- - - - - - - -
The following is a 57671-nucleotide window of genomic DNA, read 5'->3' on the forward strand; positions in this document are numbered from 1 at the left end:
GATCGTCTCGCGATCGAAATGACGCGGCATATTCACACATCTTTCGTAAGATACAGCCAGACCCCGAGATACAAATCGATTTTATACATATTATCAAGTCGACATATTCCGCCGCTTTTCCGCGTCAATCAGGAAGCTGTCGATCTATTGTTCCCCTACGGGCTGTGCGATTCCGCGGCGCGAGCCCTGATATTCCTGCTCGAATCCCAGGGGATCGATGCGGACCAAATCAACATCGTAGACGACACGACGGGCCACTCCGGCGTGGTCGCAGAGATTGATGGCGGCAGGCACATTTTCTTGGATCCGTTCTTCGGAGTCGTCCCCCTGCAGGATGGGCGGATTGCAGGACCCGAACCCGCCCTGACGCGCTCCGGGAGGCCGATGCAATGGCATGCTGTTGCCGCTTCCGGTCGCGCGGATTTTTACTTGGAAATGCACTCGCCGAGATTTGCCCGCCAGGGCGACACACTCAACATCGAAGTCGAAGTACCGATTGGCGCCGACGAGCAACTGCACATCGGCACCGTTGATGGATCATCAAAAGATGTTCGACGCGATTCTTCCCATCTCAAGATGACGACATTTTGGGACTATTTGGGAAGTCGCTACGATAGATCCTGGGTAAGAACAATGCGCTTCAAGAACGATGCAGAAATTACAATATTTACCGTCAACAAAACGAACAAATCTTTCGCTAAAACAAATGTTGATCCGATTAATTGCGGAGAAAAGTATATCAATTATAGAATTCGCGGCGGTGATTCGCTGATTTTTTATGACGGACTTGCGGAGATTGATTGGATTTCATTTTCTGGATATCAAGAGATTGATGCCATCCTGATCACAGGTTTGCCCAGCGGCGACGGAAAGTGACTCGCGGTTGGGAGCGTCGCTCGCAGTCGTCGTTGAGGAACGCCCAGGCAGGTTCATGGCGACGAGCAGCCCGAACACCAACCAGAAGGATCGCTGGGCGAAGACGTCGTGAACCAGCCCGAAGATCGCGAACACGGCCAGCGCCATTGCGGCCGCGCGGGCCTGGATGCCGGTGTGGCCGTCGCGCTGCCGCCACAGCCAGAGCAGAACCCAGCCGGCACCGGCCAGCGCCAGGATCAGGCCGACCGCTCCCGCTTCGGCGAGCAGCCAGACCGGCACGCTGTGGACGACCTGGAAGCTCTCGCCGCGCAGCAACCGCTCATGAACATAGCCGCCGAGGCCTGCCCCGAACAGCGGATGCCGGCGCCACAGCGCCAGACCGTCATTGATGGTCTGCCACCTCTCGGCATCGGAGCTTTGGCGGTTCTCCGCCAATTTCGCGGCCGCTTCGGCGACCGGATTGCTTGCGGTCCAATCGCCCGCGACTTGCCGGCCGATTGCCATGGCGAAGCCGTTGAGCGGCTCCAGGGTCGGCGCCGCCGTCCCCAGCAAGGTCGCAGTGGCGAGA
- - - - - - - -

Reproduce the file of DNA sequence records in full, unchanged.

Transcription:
The following is a 57671-nucleotide window of genomic DNA, read 5'->3' on the forward strand; positions in this document are numbered from 1 at the left end:
GATCGTCTCGCGATCGAAATGACGCGGCATATTCACACATCTTTCGTAAGATACAGCCAGACCCCGAGATACAAATCGATTTTATACATATTATCAAGTCGACATATTCCGCCGCTTTTCCGCGTCAATCAGGAAGCTGTCGATCTATTGTTCCCCTACGGGCTGTGCGATTCCGCGGCGCGAGCCCTGATATTCCTGCTCGAATCCCAGGGGATCGATGCGGACCAAATCAACATCGTAGACGACACGACGGGCCACTCCGGCGTGGTCGCAGAGATTGATGGCGGCAGGCACATTTTCTTGGATCCGTTCTTCGGAGTCGTCCCCCTGCAGGATGGGCGGATTGCAGGACCCGAACCCGCCCTGACGCGCTCCGGGAGGCCGATGCAATGGCATGCTGTTGCCGCTTCCGGTCGCGCGGATTTTTACTTGGAAATGCACTCGCCGAGATTTGCCCGCCAGGGCGACACACTCAACATCGAAGTCGAAGTACCGATTGGCGCCGACGAGCAACTGCACATCGGCACCGTTGATGGATCATCAAAAGATGTTCGACGCGATTCTTCCCATCTCAAGATGACGACATTTTGGGACTATTTGGGAAGTCGCTACGATAGATCCTGGGTAAGAACAATGCGCTTCAAGAACGATGCAGAAATTACAATATTTACCGTCAACAAAACGAACAAATCTTTCGCTAAAACAAATGTTGATCCGATTAATTGCGGAGAAAAGTATATCAATTATAGAATTCGCGGCGGTGATTCGCTGATTTTTTATGACGGACTTGCGGAGATTGATTGGATTTCATTTTCTGGATATCAAGAGATTGATGCCATCCTGATCACAGGTTTGCCCAGCGGCGACGGAAAGTGACTCGCGGTTGGGAGCGTCGCTCGCAGTCGTCGTTGAGGAACGCCCAGGCAGGTTCATGGCGACGAGCAGCCCGAACACCAACCAGAAGGATCGCTGGGCGAAGACGTCGTGAACCAGCCCGAAGATCGCGAACACGGCCAGCGCCATTGCGGCCGCGCGGGCCTGGATGCCGGTGTGGCCGTCGCGCTGCCGCCACAGCCAGAGCAGAACCCAGCCGGCACCGGCCAGCGCCAGGATCAGGCCGACCGCTCCCGCTTCGGCGAGCAGCCAGACCGGCACGCTGTGGACGACCTGGAAGCTCTCGCCGCGCAGCAACCGCTCATGAACATAGCCGCCGAGGCCTGCCCCGAACAGCGGATGCCGGCGCCACAGCGCCAGACCGTCATTGATGGTCTGCCACCTCTCGGCATCGGAGCTTTGGCGGTTCTCCGCCAATTTCGCGGCCGCTTCGGCGACCGGATTGCTTGCGGTCCAATCGCCCGCGACTTGCCGGCCGATTGCCATGGCGAAGCCGTTGAGCGGCTCCAGGGTCGGCGCCGCCGTCCCCAGCAAGGTCGCAGTGGCGAGA